Statistical analysis

SAS version 9.4 was used for all analyses. Our primary endpoint was a comparison of average endline test scores, using paired t-tests and ANOVA as required. Secondary comparisons of the CSE and BIAJS scores required converting the individual item responses on both tools into composite scores, which were also compared using t-tests and ANOVA as required. Non-parametric tests were used to contrast dichotomous or multi-level responses, such as hours spent in formal medical self-education at baseline/endline.

To evaluate factors explaining differences in scores, we constructed three sets of linear regression models. The first used ‘endline evaluation mean score’ as the dependent variable, controlling for group allocation, gender, age, years worked as CBPA, and other baseline demographics. The second model was restricted to Group 2 and 3 participants, and included the additional explanatory variable ‘Average response rate’ to the daily messages. The third model was restricted to Group 3 participants, and included the additional explanatory variable ‘Correct answer rate’ (to the daily questions). Additional descriptive and summary statistics were generated to compare response rates between Groups 2 and 3 over time, and across other stratifications. The final data sets can be accessed on line at S1 Data.

Results

Cohort profile

The study was conducted between May and November 2015, and completed once the endline workshops had been conducted. At baseline, 638 (96.7% of our target sample size) subjects were enrolled and randomized. Of these, 593 returned for the endline evaluation, with 7.1% attrition due to loss to follow up (Fig 3). Attrition was similar in Groups 2 and 3 (P = NS), and somewhat higher in Group 1 (P = 0.1 in Group 1 vs. 2 and Group 1 vs. 3 comparisons), but was <10% in all Groups. All CBPAs who came to the baseline workshops consented to the study, and none withdrew consent subsequently.

Demographic characteristics were generally well balanced at baseline between Groups 1–3 (Table 1). Overall, participants were predominantly female, and worked in small groups at rural health centers. Less than half reported attending a formal CME training within the preceding two years, and the majority reported spending only 1–2 hours per week on medical self-study. Despite this, >90% reported that their current exposure to CME was sufficient to maintain their clinical skills.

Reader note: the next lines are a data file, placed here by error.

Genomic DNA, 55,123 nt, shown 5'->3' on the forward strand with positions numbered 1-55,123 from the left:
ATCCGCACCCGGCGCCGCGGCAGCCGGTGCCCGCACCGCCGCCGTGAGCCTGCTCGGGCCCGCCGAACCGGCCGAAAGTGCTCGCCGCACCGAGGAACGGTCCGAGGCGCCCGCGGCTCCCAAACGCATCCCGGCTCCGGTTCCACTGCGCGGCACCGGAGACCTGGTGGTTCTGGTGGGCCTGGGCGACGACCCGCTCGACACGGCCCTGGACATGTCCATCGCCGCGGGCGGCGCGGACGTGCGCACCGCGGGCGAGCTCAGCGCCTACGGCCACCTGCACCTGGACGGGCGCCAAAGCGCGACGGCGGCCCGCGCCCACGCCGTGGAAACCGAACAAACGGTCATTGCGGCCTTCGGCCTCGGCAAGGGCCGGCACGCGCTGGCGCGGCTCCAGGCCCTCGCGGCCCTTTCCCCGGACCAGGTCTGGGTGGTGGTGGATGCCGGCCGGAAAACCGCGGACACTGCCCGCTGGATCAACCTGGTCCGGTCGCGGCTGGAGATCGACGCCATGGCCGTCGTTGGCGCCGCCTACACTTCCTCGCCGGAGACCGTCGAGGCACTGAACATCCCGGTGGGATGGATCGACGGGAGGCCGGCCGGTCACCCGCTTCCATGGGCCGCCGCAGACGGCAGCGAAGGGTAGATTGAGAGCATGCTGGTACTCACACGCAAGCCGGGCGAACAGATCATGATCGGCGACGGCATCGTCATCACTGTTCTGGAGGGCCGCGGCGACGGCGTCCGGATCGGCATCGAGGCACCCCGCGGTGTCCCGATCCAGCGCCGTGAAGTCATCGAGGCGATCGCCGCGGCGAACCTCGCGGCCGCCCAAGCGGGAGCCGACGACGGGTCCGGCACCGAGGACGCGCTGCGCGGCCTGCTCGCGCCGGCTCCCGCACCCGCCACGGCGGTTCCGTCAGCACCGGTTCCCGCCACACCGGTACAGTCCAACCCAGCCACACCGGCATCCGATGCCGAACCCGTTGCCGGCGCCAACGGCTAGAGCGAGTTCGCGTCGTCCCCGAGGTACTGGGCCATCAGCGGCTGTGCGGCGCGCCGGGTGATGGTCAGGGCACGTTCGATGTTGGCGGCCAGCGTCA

Interactions between the server and Groups 2 and 3 participants

Out of 180 planned SMS messages (for Groups 2 and 3), the server sent out 177 messages (98.3% success rate). Technical problems with the server accounted for the three missing messages; additional days were not added to the intervention period to compensate.

Response rates were high in both intervention groups, though consistently higher in Group 3 than in Group 2 (P<0.001). There was a slow decay in response rates over time for both intervention groups (Fig 4). On average, Group 2 participants took approximately 1.5 hours to respond to the daily bullet message, while Group 3 participants took 2.5 hours to reply (P<0.001). Among Group 3 participants, 45% replied to the daily question ≥96% of the time; 35% replied between 84–95% of the time; 10% replied between 72–83% of the time; and the remaining 10% replied to <72% of the messages. Thus, 90% of Group 3 participants answered most or all of the daily questions.

thumbnail
Fig 4. Weekly response rates (Groups 2 and 3).

Group 2 and 3 participants were required to respond to the daily SMS messages. The figure summarizes the weekly average response rates for the two groups separately. As can be seen, participation was high for both groups, but statistically significantly higher for Group 3 participants. Group 1 participants were not asked to respond to the messages.

https://doi.org/10.1371/journal.pone.0166293.g004

Overall, 85% of answers from Group 3 conformed to the A, B, C, or D format. Non-conforming responses were most common during the first 2 weeks of the intervention, and then fell to <10% of responses for the remainder of the study (Fig 5). Further evaluation of these answers revealed several common errors, such as including two or more answers to the daily question (e.g., ‘A, B’), sending emoticons (e.g.,: -X), or writing out the response as a sentence instead of a single letter answer (e.g., ‘Dap an A’, translated from Vietnamese as ‘The answer is A’). While there was no specific intervention provided in response, such non-conforming responses became less common after the first several weeks of the intervention, suggesting that the subjects were self-correcting based on the replies returned by the server. By contrast, several subjects consistently replied using stereotypical numerical codes, such as ‘0041’, ‘0042’, ‘0043’, and ‘0044’). We hypothesized, and later confirmed, that these were instances where the participant’s phone’s internal settings or operating system created incompatibilities with our software such that ‘letter’ responses were converted into a numeric code. Therefore, these represented programming issues rather than persistent user errors.

thumbnail
Fig 5. Weekly non-conforming answer rates (Group 3 only).

This summarizes the week-by-week average rates of non-conforming answers sent back by Group 3 participants. Responses were interpretable only if in the formats ‘a’, ‘b’, ‘c’, ‘d’, or ‘A’, ‘B’, ‘C’, or ‘D’. All other responses were ‘non-conforming’. Non-conforming answers were most common in the initial few weeks of the study, and then fell to < 10%.

https://doi.org/10.1371/journal.pone.0166293.g005

Group 3 participants correctly answered 43% of the daily questions, with no improvement over time (Fig 6). Random guesses should yield a correct response rate of ~25%.